“Nobility of character and service to others sets them apart as examples to all.”
Courtney Bessemer, a Secondary Science Education major in Auburn University’s College of Education, was recently awarded the Algernon Sydney Sullivan Award. She was nominated by Dr. Christine G. Schnittka, who served as Bessemer’s professor and advisor in the 2014 academic year. The award recognizes individuals whose “nobility of character and service to others sets them apart as examples to all.”
“When Dr. Schnittka told me I had won the award, I was thinking to myself that she had the wrong person,” Bessemer said. “I had done a lot of work with others through alternative student breaks, and I certainly never expected any recognition for just doing what I enjoy doing. But it was a great honor and I am very humbled by it.”
While many of her fellow students were heading to Bourbon Street for Spring Break, Bessemer was heading toward a Head Start-type program in New Orleans’ Ninth Ward called Katrina Kids.
“I was with a group of children age six months to three years old,” she said. “Their parents were people who had been displaced by Katrina but who wanted to come back and help rebuild the city they loved. I talked to a lot of day care workers and the parents of the children. They were in a difficult neighborhood but still seemed happy to be back. I thought that was very cool and I was inspired by parents wanting to take pride in where they were from.”
Bessemer also worked taking meals to homebound people in Atlanta, pitched in on a Habitat house in Marion County, and spent time at a special needs camp in Argyle, Texas.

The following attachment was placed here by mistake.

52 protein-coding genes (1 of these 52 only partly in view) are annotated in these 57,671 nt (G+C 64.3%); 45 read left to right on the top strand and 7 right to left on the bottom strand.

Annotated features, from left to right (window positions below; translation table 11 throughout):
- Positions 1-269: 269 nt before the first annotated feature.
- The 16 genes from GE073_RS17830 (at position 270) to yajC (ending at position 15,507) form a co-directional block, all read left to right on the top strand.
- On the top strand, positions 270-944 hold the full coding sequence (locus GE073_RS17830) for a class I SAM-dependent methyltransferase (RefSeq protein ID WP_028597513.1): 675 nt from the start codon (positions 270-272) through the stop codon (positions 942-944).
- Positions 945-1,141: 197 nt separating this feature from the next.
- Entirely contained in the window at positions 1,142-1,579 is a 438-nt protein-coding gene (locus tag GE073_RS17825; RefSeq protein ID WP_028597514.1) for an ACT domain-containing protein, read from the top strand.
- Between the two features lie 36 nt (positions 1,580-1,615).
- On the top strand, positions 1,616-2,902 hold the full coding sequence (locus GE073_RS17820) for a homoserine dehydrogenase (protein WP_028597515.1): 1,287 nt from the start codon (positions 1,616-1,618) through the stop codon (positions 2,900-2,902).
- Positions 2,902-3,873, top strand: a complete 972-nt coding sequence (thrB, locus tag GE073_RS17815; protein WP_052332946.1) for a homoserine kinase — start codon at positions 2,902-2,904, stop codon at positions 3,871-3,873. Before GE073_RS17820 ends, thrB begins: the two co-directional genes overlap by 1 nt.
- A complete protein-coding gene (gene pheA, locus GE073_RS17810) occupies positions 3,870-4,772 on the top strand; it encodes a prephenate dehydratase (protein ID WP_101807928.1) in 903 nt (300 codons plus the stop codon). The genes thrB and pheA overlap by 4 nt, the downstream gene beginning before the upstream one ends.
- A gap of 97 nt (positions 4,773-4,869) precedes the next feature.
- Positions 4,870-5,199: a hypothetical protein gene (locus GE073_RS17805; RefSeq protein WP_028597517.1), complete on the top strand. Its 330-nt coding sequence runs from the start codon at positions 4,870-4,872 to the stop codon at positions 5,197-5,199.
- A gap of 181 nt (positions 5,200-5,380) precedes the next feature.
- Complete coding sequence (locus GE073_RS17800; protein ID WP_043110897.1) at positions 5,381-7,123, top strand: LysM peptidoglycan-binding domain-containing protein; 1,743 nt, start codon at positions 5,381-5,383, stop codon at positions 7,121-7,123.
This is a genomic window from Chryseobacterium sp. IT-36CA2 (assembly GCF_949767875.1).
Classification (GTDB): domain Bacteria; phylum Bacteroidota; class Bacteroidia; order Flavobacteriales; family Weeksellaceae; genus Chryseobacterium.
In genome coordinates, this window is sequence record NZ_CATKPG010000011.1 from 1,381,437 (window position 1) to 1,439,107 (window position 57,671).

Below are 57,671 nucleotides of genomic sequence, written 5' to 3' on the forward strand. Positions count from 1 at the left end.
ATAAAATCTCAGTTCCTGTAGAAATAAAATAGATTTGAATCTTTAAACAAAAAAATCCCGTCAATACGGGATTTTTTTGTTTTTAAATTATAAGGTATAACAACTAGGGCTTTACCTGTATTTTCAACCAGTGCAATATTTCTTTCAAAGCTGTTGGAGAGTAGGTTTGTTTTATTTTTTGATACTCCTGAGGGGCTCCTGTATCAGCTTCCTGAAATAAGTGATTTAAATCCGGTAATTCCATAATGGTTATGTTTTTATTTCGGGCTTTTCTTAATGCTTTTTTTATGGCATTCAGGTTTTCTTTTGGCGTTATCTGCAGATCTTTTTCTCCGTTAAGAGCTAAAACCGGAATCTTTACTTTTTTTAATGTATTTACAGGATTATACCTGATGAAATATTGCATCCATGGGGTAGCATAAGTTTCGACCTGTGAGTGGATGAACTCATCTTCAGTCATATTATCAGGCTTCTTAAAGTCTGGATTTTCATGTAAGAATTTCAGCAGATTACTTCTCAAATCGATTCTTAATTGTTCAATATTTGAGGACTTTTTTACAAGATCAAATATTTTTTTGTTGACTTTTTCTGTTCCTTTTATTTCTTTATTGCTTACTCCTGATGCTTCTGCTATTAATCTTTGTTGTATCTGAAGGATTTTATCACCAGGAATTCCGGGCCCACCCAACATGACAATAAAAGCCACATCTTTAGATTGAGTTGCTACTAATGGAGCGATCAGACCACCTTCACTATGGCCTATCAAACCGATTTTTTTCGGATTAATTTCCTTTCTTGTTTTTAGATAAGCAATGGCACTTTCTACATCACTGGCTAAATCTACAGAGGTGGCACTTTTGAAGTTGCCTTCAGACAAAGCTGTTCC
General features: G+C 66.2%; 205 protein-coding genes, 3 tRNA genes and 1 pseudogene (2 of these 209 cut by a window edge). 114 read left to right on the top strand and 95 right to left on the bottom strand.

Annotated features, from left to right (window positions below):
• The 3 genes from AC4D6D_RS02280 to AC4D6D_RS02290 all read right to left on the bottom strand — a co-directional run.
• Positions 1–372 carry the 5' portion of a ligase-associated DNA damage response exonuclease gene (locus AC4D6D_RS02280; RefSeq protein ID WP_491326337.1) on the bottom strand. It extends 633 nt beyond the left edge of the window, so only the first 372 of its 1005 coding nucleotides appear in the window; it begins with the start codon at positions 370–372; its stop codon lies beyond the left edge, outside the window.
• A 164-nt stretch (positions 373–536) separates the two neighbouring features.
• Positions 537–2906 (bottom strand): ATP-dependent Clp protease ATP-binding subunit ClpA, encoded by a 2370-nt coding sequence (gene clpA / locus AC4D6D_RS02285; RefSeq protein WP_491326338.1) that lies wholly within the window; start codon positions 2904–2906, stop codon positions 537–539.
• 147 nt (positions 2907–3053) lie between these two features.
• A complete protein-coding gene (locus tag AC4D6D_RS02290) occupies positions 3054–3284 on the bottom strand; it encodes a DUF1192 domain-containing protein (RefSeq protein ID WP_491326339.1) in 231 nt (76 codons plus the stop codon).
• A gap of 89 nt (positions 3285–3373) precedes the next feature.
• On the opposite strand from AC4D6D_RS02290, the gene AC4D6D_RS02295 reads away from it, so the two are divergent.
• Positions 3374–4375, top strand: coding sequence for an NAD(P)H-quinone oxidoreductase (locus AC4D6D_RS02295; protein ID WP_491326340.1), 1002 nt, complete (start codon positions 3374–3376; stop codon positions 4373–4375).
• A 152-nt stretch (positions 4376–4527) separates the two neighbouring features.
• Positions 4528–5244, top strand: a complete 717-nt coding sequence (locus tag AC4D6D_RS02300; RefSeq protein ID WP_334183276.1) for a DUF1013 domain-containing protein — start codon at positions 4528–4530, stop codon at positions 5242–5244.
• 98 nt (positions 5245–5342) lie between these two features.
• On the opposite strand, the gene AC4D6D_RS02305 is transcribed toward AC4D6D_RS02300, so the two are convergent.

“I had never worked with anyone with special needs before this experience,” she said. “It was hard at first because I did not realize it would be 24-7. I was nervous at first but by the end of the week you got to know the campers for who they really were. They were crying and saying they didn’t want to leave and that was heartbreaking. But they were sweet people with positive energy and what you saw was their ability, not their disability. That’s the way they saw themselves. So that was a great thing to see and learn and know. It was also a great respite for their parents. Being a caretaker is a difficult and demanding job.”
Bessemer comes to her service for others naturally.
“I guess it has just been instilled in me to pay back and share what you have with others,” she said. “This is something I have always done. No one told me to do it. I came to Auburn looking for ways to become involved. It was hard to find time during the week so alternative spring breaks were just a natural fit.”
Bessemer’s Catholic school friends in her native Ft. Lauderdale were all going to college in the Sunshine State, and she wanted to try something different. Someone told her she might like Auburn. She toured the campus and loved what she saw.
“When I was awarded a Presidential Scholarship, that did it,” Bessemer recalled. “I knew I loved the place and the people. I knew I liked working with adolescents and I thought it would be cool to combine science with a natural inclination to become a teacher. I have loved my teachers in the College of Education, as well as the advisors, the classes, just everything. Dr. Schnittka especially is super awesome. She has developed a great curriculum emphasizing her engineering background that integrates many aspects of science under themes like ‘Save the Penguins.’ She also developed a curriculum called ‘Save the Snails,’ where among other things we build a gravity-powered light with gears and spools. The work is difficult, it’s challenging, but it’s a great way to learn science and learn to be a great teacher.”
Bessemer would like to stay in Auburn after her graduation in May, but will go where she feels called.
“I know I want to be a teacher,” she said. “I want to share what I have learned here. I also want to share how to make my students feel special. A lot of places I visited I felt like a number. At Auburn, I have always felt like people really cared.”